Malaysia unveiled a package of tax cuts, loan facilities and grants Thursday to offset the drag on its economy from the COVID-19 outbreak while cutting mandatory retirement contributions to boost consumption.
Mahathir Mohamad, Malaysia's interim prime minister, announced a 20 billion ringgit ($4.77 billion) fiscal stimulus program aimed at ensuring the "economic risks associated with the outbreak are effectively addressed."
While the centerpiece of a stimulus package announced Tuesday in Hong Kong was a planned HK$10,000 ($1,283) payout to each of the territory's 7 million adult permanent residents, Malaysia's version was more targeted, focused on buoying a domestic tourism industry bearing the brunt of the pain from efforts by China and neighboring countries to limit the spread of the virus.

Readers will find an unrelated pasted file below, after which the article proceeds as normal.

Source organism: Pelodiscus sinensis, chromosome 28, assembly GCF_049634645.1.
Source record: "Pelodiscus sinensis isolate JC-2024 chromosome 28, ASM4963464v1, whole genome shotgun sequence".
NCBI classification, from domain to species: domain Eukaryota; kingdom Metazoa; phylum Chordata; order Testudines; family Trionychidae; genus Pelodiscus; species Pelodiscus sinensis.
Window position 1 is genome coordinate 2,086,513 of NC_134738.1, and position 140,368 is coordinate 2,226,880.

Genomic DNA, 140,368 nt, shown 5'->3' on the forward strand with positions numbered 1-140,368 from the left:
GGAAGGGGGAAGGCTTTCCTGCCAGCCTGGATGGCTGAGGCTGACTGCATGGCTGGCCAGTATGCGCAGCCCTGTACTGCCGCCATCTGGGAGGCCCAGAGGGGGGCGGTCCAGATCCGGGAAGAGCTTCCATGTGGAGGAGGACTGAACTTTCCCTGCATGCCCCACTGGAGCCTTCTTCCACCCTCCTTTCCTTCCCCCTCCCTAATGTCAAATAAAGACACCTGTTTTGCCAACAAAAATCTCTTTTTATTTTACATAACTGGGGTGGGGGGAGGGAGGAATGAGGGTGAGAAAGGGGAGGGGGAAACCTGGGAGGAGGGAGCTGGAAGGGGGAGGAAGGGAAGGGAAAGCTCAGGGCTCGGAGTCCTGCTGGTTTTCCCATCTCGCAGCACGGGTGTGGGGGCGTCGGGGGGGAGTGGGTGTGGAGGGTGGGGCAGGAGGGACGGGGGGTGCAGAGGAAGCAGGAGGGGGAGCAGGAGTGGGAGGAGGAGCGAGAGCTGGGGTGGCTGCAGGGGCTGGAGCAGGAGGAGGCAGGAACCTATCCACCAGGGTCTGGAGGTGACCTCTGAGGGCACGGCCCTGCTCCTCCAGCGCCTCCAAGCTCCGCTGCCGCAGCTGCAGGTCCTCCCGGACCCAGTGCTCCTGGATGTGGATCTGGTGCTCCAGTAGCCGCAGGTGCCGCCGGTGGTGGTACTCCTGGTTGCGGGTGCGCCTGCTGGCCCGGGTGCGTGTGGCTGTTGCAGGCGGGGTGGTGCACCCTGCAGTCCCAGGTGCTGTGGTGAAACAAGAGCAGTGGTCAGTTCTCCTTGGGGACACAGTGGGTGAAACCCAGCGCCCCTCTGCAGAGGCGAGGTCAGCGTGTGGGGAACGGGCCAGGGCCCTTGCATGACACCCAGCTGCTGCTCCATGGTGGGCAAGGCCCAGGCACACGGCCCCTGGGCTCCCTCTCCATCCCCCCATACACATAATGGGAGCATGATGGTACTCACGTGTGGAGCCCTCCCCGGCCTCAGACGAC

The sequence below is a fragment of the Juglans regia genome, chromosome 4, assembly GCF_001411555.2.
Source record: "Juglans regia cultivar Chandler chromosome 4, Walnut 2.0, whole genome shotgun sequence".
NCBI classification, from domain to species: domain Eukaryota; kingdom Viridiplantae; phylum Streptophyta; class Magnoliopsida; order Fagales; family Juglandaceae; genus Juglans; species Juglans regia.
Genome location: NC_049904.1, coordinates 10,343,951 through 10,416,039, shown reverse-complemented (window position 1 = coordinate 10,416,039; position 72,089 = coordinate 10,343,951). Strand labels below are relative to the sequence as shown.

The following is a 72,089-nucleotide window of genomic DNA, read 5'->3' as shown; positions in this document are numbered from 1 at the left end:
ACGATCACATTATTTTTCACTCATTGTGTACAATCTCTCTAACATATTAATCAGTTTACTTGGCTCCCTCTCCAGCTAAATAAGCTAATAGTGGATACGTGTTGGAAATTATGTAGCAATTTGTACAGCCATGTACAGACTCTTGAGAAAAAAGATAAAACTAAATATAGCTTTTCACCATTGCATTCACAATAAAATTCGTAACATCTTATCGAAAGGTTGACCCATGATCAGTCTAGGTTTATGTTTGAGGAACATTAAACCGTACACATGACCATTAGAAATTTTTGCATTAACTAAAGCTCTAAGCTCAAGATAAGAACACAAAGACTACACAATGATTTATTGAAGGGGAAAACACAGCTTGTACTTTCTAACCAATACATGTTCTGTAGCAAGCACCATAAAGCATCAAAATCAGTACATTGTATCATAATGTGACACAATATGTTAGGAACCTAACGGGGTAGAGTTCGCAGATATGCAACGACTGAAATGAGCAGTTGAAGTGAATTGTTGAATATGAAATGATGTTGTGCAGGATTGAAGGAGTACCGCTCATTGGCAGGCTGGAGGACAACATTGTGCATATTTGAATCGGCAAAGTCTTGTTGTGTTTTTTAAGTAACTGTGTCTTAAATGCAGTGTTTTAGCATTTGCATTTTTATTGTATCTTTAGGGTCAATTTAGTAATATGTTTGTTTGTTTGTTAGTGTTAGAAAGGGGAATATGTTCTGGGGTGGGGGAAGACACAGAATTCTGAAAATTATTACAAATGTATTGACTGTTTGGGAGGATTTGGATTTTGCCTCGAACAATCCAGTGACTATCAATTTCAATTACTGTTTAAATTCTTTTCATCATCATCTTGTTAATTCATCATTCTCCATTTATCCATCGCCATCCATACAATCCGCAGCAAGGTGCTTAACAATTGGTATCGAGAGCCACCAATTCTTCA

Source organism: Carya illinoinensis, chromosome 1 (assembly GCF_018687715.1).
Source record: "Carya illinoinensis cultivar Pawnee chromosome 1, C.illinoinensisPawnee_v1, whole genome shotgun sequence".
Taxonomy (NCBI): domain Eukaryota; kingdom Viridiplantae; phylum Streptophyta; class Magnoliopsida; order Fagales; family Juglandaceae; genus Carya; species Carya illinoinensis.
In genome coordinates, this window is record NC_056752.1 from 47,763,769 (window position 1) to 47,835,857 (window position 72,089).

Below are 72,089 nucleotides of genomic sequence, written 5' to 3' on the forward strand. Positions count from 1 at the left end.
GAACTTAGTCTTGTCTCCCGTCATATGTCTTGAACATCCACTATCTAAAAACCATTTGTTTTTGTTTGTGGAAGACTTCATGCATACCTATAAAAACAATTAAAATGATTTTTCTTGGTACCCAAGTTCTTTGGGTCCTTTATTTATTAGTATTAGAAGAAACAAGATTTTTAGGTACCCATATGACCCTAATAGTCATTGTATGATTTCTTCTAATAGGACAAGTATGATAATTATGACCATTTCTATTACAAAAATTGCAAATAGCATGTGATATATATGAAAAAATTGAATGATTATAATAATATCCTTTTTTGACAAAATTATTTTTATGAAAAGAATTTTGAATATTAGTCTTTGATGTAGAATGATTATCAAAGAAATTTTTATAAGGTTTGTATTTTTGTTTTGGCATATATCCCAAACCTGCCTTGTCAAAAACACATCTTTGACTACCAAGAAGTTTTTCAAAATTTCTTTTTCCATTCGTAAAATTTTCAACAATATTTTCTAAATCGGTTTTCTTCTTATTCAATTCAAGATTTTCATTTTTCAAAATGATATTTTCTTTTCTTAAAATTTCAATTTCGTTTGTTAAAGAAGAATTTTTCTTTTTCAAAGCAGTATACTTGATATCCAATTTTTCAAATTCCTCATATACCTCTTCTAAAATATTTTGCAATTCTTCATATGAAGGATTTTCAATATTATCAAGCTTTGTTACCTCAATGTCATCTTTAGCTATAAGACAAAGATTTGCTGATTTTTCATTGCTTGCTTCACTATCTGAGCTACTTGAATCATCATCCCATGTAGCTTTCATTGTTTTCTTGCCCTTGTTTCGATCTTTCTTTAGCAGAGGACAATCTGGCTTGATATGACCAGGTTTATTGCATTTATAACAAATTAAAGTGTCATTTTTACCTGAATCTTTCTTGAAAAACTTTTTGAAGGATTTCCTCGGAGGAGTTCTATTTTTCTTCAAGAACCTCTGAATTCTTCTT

Mr. Mahathir, in a speech, said the government would provide personal income tax relief of up to 1,000 ringgit for expenditures related to domestic tourism, exempt hotels from having to pay a 6% service tax and distribute a one-off payment of 600 ringgit each to taxi drivers, tourist bus drivers, tour guides and registered trishaw drivers, among a host of other measures.
To provide broader stimulus for the economy, Mr. Mahathir announced that the level of mandatory contributions the country's workers have to pay into the 924.75 billion ringgit Employees Provident Fund, Kuala Lumpur, the backbone of the country's retirement system, will be cut to 7% of salaries from 11% with effect from April 1 through the end of 2020.
The move "will potentially unlock up to 10 billion ringgit worth of private consumption," effectively offsetting the expected fall in Malaysia's exports due to disruptions to global supply chains resulting from the virus, said Mr. Mahathir.
The economic stimulus package should help the economy's growth for 2020 come in at the top of the 3.2%-to-4.2% range the government laid out, while the fiscal deficit should edge up to 3.4% of gross domestic product from the government's earlier target of 3.2%, he said.